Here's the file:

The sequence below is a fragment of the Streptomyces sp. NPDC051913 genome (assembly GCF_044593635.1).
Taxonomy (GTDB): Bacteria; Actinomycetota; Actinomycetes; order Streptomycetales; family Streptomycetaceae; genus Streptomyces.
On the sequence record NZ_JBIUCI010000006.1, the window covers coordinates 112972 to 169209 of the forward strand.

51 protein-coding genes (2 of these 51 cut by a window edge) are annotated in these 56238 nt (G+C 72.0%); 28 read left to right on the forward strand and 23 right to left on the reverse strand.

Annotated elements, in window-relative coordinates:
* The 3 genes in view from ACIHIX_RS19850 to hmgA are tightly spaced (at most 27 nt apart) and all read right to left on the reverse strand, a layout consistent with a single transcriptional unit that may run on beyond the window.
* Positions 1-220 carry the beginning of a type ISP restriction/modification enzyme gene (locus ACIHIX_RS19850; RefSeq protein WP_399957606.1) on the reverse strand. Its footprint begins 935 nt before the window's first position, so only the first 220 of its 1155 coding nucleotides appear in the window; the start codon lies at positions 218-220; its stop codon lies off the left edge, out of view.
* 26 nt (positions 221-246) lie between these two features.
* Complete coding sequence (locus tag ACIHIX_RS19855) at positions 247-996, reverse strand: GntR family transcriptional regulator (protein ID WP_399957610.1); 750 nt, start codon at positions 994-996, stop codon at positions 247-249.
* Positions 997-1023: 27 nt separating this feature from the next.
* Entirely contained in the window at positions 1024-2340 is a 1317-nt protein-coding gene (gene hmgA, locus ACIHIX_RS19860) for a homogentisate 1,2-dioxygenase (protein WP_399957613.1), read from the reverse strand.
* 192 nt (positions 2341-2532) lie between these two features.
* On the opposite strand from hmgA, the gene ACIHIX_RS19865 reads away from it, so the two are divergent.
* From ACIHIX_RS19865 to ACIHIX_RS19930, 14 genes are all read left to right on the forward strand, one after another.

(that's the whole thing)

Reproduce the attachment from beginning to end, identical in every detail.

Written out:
The sequence below is a fragment of the Streptomyces sp. NPDC051913 genome (assembly GCF_044593635.1).
Taxonomy (GTDB): Bacteria; Actinomycetota; Actinomycetes; order Streptomycetales; family Streptomycetaceae; genus Streptomyces.
On the sequence record NZ_JBIUCI010000006.1, the window covers coordinates 112972 to 169209 of the forward strand.

51 protein-coding genes (2 of these 51 cut by a window edge) are annotated in these 56238 nt (G+C 72.0%); 28 read left to right on the forward strand and 23 right to left on the reverse strand.

Annotated elements, in window-relative coordinates:
* The 3 genes in view from ACIHIX_RS19850 to hmgA are tightly spaced (at most 27 nt apart) and all read right to left on the reverse strand, a layout consistent with a single transcriptional unit that may run on beyond the window.
* Positions 1-220 carry the beginning of a type ISP restriction/modification enzyme gene (locus ACIHIX_RS19850; RefSeq protein WP_399957606.1) on the reverse strand. Its footprint begins 935 nt before the window's first position, so only the first 220 of its 1155 coding nucleotides appear in the window; the start codon lies at positions 218-220; its stop codon lies off the left edge, out of view.
* 26 nt (positions 221-246) lie between these two features.
* Complete coding sequence (locus tag ACIHIX_RS19855) at positions 247-996, reverse strand: GntR family transcriptional regulator (protein ID WP_399957610.1); 750 nt, start codon at positions 994-996, stop codon at positions 247-249.
* Positions 997-1023: 27 nt separating this feature from the next.
* Entirely contained in the window at positions 1024-2340 is a 1317-nt protein-coding gene (gene hmgA, locus ACIHIX_RS19860) for a homogentisate 1,2-dioxygenase (protein WP_399957613.1), read from the reverse strand.
* 192 nt (positions 2341-2532) lie between these two features.
* On the opposite strand from hmgA, the gene ACIHIX_RS19865 reads away from it, so the two are divergent.
* From ACIHIX_RS19865 to ACIHIX_RS19930, 14 genes are all read left to right on the forward strand, one after another.